In my company, many years ago, there was a man who studied similarities between Quechua and Finnish. He found, if I remember correct, about 100 similarities and many of those words were derived from the language used in the Stone Age, in other words housing, hunting, fishing and family.

        Languages are interesting!

        Liked by 2 people

      2. The history of languages and their connections is fascinating. True linguists like to know many languages and make comparisons. You certainly have a love for the amazing range of tongues we humans speak.

        Liked by 2 people

  3. Hi, I’m the owner and copyright holder of the gannet image you have used as the main image on your website. I don’t remember selling you this image or asked permission for usage. Can you please remove this image otherwise I will have to proceed with a copyright theft case.
    Many thanks

    Liked by 1 person

    1. Hi Leslie, apologies if I have used your image without permission. It is not the main image for my nature blog but was a featured for a post on gannets in 2014. I have attributed it to you and to nature watch and wiki sources. It was for educational purposes on a post about gannets and our responsibilities for protecting these birds. When I used the photo it did not appear to be copyrighted and I thought it could be used and I did give your name to it and the organisation Nature Watch. I will remove it in the next 14 days unless you wish to have it and your name on a post about protecting gannets. However, it is not a post viewed much nowadays unless it comes up in another kind of search.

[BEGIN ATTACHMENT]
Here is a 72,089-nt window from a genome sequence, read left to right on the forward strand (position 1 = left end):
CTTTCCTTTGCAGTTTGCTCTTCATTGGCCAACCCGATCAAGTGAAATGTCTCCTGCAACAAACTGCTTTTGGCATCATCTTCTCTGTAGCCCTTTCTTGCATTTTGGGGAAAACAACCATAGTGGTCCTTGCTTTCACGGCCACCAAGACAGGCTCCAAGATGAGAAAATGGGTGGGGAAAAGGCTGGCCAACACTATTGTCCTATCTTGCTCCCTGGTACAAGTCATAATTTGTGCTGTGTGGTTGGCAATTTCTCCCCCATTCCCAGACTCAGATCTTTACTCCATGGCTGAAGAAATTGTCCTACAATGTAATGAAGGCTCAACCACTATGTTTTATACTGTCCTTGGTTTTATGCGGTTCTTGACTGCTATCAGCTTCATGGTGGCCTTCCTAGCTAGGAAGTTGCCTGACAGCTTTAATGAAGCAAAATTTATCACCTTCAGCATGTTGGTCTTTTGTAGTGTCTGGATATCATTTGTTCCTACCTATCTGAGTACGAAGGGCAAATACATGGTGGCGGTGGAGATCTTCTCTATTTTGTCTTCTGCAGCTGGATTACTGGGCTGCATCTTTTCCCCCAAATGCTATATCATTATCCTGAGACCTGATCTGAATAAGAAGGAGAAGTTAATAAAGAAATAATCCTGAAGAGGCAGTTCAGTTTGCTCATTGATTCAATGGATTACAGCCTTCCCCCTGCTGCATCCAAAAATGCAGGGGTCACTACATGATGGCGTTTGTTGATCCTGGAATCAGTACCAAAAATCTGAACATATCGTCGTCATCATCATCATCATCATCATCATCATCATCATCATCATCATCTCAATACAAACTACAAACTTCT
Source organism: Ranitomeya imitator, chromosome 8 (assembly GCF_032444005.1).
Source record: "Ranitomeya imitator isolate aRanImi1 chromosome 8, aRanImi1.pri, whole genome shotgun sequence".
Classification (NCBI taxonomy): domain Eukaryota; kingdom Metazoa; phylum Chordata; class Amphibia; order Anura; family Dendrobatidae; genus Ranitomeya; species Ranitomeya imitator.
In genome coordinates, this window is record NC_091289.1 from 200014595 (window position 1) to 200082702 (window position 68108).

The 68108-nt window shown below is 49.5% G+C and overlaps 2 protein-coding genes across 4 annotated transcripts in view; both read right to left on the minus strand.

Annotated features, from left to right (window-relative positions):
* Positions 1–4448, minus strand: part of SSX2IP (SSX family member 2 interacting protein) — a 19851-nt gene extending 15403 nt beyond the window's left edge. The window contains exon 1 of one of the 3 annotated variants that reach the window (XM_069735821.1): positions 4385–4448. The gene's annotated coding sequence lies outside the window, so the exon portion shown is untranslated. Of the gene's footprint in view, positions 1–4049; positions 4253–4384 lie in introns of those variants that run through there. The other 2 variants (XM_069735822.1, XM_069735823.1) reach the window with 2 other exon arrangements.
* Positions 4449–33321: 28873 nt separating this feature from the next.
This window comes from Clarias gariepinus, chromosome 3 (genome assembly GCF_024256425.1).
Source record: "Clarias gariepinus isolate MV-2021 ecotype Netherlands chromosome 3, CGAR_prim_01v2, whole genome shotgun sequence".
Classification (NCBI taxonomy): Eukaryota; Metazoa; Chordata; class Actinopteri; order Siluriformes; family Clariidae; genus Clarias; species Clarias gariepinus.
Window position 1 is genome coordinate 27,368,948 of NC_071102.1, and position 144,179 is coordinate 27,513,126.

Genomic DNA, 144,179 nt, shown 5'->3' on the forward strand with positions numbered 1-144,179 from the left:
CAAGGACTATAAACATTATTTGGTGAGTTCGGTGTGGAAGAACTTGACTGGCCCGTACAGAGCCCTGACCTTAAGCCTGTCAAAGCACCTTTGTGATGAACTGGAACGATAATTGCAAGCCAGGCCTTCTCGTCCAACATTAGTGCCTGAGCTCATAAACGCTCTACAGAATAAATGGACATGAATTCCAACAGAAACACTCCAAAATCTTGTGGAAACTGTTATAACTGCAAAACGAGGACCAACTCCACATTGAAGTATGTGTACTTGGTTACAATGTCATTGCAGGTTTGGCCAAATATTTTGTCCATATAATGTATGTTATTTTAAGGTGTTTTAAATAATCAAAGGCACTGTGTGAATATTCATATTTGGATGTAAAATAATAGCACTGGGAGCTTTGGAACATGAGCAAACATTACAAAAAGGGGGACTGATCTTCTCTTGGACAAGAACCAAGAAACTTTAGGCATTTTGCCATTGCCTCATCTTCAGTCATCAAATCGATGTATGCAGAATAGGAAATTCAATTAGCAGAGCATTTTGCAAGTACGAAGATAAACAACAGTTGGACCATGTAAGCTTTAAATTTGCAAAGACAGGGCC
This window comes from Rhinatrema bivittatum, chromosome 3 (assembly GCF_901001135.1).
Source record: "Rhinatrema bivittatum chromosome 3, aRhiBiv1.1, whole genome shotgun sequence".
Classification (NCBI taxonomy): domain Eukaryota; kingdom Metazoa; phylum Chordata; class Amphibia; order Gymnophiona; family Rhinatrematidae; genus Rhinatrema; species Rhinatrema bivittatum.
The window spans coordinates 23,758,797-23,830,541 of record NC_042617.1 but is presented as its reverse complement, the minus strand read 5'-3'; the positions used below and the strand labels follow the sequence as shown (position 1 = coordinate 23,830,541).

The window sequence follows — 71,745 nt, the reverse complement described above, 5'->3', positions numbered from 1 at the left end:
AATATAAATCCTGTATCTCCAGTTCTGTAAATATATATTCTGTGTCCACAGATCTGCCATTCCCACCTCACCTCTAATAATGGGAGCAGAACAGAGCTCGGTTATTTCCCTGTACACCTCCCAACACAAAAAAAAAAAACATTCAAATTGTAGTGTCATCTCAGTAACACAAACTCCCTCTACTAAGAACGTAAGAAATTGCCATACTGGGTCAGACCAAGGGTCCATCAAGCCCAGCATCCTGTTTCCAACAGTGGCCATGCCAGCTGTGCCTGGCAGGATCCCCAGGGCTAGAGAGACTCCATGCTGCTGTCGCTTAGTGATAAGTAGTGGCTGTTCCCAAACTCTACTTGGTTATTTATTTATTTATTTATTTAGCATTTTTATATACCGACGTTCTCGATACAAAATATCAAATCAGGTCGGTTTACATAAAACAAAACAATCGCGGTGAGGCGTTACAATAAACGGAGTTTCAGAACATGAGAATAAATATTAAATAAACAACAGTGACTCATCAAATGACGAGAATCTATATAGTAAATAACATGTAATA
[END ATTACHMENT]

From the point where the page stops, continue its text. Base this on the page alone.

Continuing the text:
Liked by 1 person

  4. Georgina, I have just had a look on Goodreads and see there is a new book review for my book ‘The Storyteller Speaks’ and I think it is from you. If so, my heartfelt thanks to you … seeing this today has made my day!! 😀❤️ I am overjoyed to read your thoughts on the stories and how they touched you. Thank you ever so much! This has given me such a boost – I appreciate you reading the book and taking the time to leave a review. xx

    Liked by 2 people

    1. Thanks, yes, I just rediscovered my link to Goodreads and password. Am pleased to review it as it was a good read. I used to love teaching short stories to my students. And also these are good starting points for writing. I really enjoyed yours with such a variety and so many twists and turns. Think though it is harder to finish as I dipped in every so often. However this made me reread some and that let the story sink in. So finally have read every story! Great work!
      Am working with my artist friend now for some drawings for my book and think will go down the self publishing route as attempt to find an agent seem thwarted by it not fitting into a genre and it is naturecentric!

      Liked by 2 people

      1. Thank you again for your fabulous review and for your words here. How exciting about your book being soon ready to publish. Are you having a lot of drawings? I am intrigued about your book and can’t wait to learn more about it. Is it fiction? Naturecentric eh! I think publishers are reluctant to take on books outside a genre, to their detriment though! I wish you the best of luck and do keep me updated!!

        Liked by 3 people

  5. Nice to meet you, Georgina, via Annika Perry’s blog. I have been visiting and browsing your beautiful and intriguing site. Fascinating about your varied experiences and interests. I especially appreciate your philosophy “…moving towards a more sustainable and peaceful world.” I have subscribed to your site and I look forward to reading more. Erica

    Liked by 2 people

  6. Thank you, Georgina, for finding my blog and me in the process, me!
    I love your life story, your aspirations, pursuits and love of everything interesting! Traveling is the essence of happy life.


    PS. Finnish is connected with the Hungry language.

    Liked by 1 person